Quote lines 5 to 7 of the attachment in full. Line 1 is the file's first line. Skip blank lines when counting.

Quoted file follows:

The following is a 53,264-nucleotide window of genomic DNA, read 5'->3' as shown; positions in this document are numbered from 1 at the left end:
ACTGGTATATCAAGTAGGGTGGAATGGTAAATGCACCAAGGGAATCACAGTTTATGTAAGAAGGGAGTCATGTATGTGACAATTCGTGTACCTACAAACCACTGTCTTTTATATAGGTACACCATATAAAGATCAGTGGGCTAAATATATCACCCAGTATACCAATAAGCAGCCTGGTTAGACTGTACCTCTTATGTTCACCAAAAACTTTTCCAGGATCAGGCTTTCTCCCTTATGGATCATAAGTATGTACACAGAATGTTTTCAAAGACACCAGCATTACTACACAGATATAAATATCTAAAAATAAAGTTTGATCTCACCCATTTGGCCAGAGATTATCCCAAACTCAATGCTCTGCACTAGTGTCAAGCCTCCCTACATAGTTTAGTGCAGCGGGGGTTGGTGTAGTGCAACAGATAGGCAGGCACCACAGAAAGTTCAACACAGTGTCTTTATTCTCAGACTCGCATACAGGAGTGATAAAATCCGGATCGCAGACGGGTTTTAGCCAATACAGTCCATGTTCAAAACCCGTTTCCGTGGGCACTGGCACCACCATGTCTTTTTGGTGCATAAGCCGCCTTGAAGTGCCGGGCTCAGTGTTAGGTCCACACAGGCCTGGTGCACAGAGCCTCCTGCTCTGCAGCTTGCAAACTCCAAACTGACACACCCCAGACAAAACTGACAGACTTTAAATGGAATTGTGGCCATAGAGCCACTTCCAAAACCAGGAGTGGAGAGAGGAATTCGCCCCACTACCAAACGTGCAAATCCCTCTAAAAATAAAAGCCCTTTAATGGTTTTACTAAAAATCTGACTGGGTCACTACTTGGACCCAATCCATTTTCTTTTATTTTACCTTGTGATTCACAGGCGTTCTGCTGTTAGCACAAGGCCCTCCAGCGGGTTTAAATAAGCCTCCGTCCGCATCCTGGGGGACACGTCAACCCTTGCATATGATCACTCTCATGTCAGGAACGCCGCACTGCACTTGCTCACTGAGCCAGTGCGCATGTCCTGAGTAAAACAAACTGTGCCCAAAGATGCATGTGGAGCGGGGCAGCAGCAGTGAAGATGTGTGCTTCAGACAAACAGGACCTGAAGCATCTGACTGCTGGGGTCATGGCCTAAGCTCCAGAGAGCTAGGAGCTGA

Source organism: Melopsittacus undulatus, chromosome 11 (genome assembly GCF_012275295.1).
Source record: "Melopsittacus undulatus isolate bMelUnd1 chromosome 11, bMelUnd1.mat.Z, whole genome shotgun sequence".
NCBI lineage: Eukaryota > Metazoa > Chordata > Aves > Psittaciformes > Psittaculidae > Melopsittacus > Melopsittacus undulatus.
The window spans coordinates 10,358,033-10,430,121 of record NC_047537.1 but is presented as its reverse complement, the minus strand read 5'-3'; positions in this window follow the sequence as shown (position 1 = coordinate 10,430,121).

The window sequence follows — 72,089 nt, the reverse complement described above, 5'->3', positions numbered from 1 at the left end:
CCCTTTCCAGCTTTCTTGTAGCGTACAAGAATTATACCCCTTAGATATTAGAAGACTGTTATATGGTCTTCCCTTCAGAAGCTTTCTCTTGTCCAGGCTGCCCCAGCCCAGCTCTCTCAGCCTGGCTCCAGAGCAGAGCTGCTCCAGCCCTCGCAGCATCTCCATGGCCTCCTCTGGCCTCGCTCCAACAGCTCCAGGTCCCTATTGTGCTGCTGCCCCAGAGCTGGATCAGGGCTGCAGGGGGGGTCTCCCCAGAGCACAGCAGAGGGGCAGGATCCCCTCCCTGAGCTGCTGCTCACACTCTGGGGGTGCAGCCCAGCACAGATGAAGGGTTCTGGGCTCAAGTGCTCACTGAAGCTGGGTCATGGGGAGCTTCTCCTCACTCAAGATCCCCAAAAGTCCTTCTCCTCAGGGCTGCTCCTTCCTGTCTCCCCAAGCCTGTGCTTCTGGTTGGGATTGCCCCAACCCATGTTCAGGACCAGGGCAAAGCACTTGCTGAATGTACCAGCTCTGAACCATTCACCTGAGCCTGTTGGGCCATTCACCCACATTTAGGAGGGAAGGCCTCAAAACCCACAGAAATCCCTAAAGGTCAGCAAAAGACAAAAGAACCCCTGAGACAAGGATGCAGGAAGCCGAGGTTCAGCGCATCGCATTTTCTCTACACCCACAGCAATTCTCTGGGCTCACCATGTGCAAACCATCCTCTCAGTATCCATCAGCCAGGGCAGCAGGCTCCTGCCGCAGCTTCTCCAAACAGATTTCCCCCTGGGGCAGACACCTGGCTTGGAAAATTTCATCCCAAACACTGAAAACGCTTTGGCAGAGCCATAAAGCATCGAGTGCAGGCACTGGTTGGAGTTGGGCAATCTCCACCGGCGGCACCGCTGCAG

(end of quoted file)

NCBI lineage: Eukaryota > Metazoa > Chordata > Aves > Psittaciformes > Psittaculidae > Melopsittacus > Melopsittacus undulatus.
The window spans coordinates 10,358,033-10,430,121 of record NC_047537.1 but is presented as its reverse complement, the minus strand read 5'-3'; positions in this window follow the sequence as shown (position 1 = coordinate 10,430,121).

The window sequence follows — 72,089 nt, the reverse complement described above, 5'->3', positions numbered from 1 at the left end: